United Way helps undocumented New Yorkers with the Fund for Excluded Workers


In the Lower Hudson Valley, about 20,000 people would benefit from the Excluded Worker Fund, according to a think tank, and about 290,000 New Yorkers in total.

Undocumented Hudson Valley residents who have lost their wages due to the COVID-19 pandemic can get help accessing the state’s excluded workers’ fund by calling the 211 helpline by United Way.

New York’s $ 2.1 billion Excluded Workers Fund is estimated to help nearly 300,000 people living illegally in the country with payments of $ 15,600 or $ 3,200, less taxes. Because they are undocumented, they were unable to receive unemployment assistance after losing their jobs during the pandemic.

Although the program launch on August 1 is a part, people need to know how to apply. They should also know that it’s unrelated to legal status in the country, according to Lini Jacob, United Way 211’s information and referral manager for the Hudson Valley.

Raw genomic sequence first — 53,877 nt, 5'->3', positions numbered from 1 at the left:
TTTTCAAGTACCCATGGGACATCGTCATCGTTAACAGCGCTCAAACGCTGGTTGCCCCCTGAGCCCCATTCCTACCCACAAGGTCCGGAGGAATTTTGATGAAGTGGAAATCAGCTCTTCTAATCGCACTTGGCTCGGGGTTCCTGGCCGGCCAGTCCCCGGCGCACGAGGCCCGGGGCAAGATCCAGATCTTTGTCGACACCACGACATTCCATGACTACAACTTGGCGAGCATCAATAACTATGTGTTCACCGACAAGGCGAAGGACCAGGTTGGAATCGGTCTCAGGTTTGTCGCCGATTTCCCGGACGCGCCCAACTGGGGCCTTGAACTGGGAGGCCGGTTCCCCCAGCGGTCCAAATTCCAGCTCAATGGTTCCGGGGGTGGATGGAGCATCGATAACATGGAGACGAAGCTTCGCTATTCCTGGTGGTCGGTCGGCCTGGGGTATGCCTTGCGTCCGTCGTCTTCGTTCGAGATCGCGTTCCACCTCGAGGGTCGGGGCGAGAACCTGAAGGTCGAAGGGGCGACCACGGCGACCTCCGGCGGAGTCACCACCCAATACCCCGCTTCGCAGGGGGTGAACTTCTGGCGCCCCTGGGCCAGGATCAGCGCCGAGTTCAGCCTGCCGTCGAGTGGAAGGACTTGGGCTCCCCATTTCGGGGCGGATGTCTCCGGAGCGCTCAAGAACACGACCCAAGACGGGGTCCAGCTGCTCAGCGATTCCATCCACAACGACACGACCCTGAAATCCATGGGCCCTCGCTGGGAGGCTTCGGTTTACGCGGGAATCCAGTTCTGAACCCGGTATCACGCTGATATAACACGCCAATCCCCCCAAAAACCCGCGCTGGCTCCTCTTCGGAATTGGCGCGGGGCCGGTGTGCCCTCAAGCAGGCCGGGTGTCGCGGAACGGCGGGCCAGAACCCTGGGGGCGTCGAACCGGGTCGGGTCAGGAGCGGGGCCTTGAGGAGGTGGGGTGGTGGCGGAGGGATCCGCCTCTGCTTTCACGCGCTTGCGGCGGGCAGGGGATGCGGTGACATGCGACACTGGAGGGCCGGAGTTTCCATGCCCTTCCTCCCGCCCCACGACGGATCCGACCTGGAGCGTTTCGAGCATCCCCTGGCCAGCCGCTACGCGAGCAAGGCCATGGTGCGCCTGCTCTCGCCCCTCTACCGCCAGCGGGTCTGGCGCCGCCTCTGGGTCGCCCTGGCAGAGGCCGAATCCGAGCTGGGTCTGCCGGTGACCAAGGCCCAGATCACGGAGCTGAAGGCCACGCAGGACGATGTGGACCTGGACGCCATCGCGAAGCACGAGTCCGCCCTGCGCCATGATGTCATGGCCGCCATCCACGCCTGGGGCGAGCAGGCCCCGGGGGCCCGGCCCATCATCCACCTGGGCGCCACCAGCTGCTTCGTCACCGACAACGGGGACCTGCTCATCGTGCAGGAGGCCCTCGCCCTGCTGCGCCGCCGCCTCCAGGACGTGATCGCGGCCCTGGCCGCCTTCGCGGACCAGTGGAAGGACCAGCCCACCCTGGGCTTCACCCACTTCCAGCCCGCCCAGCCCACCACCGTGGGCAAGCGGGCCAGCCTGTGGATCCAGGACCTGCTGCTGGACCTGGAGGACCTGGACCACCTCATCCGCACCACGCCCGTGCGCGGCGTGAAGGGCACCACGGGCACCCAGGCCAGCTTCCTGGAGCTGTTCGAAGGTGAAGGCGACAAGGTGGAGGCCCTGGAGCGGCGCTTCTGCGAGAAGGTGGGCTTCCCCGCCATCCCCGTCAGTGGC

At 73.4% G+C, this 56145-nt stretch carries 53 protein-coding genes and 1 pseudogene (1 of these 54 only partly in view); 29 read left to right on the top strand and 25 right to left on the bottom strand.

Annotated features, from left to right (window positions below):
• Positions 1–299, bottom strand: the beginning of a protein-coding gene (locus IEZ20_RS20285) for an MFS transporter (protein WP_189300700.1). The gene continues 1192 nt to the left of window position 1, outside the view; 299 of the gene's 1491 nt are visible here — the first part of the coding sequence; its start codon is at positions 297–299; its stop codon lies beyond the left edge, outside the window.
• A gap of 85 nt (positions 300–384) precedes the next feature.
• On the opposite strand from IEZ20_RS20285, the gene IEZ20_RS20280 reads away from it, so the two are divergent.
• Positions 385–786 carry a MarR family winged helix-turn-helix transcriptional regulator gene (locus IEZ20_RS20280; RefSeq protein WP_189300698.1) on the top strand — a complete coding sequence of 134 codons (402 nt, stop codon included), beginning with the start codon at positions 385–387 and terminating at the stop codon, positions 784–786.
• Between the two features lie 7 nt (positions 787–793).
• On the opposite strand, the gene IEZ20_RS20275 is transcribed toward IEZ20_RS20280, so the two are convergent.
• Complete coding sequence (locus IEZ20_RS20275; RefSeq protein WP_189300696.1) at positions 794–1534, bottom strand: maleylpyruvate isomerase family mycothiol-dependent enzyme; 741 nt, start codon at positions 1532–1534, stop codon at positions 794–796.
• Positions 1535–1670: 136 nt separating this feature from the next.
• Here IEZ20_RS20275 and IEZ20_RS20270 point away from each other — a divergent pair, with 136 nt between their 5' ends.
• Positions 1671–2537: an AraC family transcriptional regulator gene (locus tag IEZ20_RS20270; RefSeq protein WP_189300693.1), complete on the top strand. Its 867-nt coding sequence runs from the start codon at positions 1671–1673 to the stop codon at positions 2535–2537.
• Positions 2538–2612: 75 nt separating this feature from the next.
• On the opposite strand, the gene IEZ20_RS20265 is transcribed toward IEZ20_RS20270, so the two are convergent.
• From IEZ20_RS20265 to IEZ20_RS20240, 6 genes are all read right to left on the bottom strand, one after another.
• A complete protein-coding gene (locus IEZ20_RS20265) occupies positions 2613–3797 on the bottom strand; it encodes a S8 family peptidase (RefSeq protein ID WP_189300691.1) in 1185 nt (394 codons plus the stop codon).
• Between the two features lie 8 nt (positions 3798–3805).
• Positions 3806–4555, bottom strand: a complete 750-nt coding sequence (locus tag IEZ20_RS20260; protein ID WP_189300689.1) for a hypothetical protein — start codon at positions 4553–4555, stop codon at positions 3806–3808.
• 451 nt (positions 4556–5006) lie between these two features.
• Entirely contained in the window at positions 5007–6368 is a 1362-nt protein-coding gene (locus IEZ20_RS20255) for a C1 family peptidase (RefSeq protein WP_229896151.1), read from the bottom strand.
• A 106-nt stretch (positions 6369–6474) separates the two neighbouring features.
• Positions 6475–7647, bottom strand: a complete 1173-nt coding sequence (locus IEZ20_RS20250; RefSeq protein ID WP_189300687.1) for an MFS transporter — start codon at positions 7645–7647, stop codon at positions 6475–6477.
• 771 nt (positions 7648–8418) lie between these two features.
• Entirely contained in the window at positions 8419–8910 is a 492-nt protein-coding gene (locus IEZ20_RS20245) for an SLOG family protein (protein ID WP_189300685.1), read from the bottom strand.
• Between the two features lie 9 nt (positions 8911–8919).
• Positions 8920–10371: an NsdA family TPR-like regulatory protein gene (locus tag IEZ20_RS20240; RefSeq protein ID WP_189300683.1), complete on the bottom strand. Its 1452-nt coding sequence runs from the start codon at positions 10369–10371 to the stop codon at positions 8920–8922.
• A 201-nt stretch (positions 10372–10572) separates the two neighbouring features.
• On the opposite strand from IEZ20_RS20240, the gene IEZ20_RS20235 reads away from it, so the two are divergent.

This is where Centraide and other organizations come in to help people navigate their fundraising requests. Money travels fast too.

“The intention of this project has nothing to do with immigration,” said Jacob. “The state wants to provide financial support to people who are unable to obtain support through other benefits.”

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The 211 helpline, open seven days a week, has Spanish operators and translation services for hundreds of languages. United Way also hosts in-person events with community organizations to help people who have difficulty accessing the Internet.